Maddie: If you, as a maker, were not interested in working with galleries, there were segments that probably didn't apply to you.

Jennifer: There was definitely a focus on licensing and gallery showings for artists. Though this wasn’t relevant to makers directly, some of the lessons and advice could be applied to business, creativity, and motivation in a larger sense so it wasn’t totally irrelevant.

Q: What surprising information did you learn?

Maddie: My BA is in art and art history, so I am personally interested in gallery art and curation, which she discussed in full and I found it all very interesting. The most surprising information was how and what galleries are looking for in artists.

Jennifer: I learned that it is okay, in fact good, to be diverse in what you do and how you make money. Lisa encouraged this throughout the talk and gave many examples of how she has benefitted from doing many different things and having many different revenue streams instead of just focusing on one thing, say, surface design. This is contrary to what most people teach and I welcomed it!

Q: What was the most valuable piece of information?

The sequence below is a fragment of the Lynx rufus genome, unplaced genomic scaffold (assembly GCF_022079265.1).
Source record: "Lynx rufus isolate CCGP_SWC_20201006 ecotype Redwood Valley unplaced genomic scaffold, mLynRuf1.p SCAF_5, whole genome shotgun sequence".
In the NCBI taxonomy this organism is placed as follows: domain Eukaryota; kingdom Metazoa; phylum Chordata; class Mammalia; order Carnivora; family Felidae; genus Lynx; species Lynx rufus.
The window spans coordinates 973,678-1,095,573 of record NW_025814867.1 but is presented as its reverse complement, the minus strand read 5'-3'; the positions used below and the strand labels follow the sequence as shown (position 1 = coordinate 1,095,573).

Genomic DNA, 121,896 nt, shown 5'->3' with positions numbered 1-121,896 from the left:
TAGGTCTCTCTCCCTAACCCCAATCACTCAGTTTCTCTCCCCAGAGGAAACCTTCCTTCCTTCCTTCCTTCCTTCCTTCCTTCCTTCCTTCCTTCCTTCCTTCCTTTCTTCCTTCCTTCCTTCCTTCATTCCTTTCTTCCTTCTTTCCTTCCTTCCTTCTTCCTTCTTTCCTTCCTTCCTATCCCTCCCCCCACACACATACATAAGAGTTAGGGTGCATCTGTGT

Maddie: She highly promoted writing down your dreams, setting goals, and then breaking those down into action steps. She also talked in depth about core values, and how you want the world to feel when they visit your site. This also touched on authenticity and vulnerability. I thought this segment was very moving and valuable since it really makes you think and put them down on paper.

Jennifer: Definitely the goal setting process that Lisa covered. I think it really helps walk creative types through setting goals and then very analytically figuring out how to reach those goals.

Q: Do you think it was worth the price?

Maddie: I tuned in live, so it was free, which was great! But I think it is definitely worth the price, especially if your aesthetic or dreams have similarities to what Lisa Congdon is trying to achieve. There was definitely a little bit for everyone in there. She also has a great book, Art, Inc. which is what a lot of the information was based on in the class. I will for sure be buying the book!

Jennifer: At first I balked at the price. After day 1, I paid the $79 gladly. I am sure a lot of information is in Lisa’s new book, Art Inc, but I really liked the format of the class and that I could watch it over and over again. Also, the handouts were nice.

Q: Anything Else?

Jennifer: You could buy 3 books and read them over a month or take this class in 2 days and be working on your business now. It’s up to you how fast you want to move. This class lit a fire under me!

Q: Where can people find your stuff?

Maddie:
Graphic Design - www.maddiespoto.com or @maddiespoto on Instagram
Jewelry - Folk Dreams - www.folkdreamsjewelry.etsy.com 

Jennifer: Hydrangeahippo.com

I'd like to also add that I tuned into parts of the CreativeLive and just seeing how artists think about things a little bit differently (like limited edition runs of things) than makers do is a great way for makers to learn the "tricks" of artists that can easily be applied to their own business.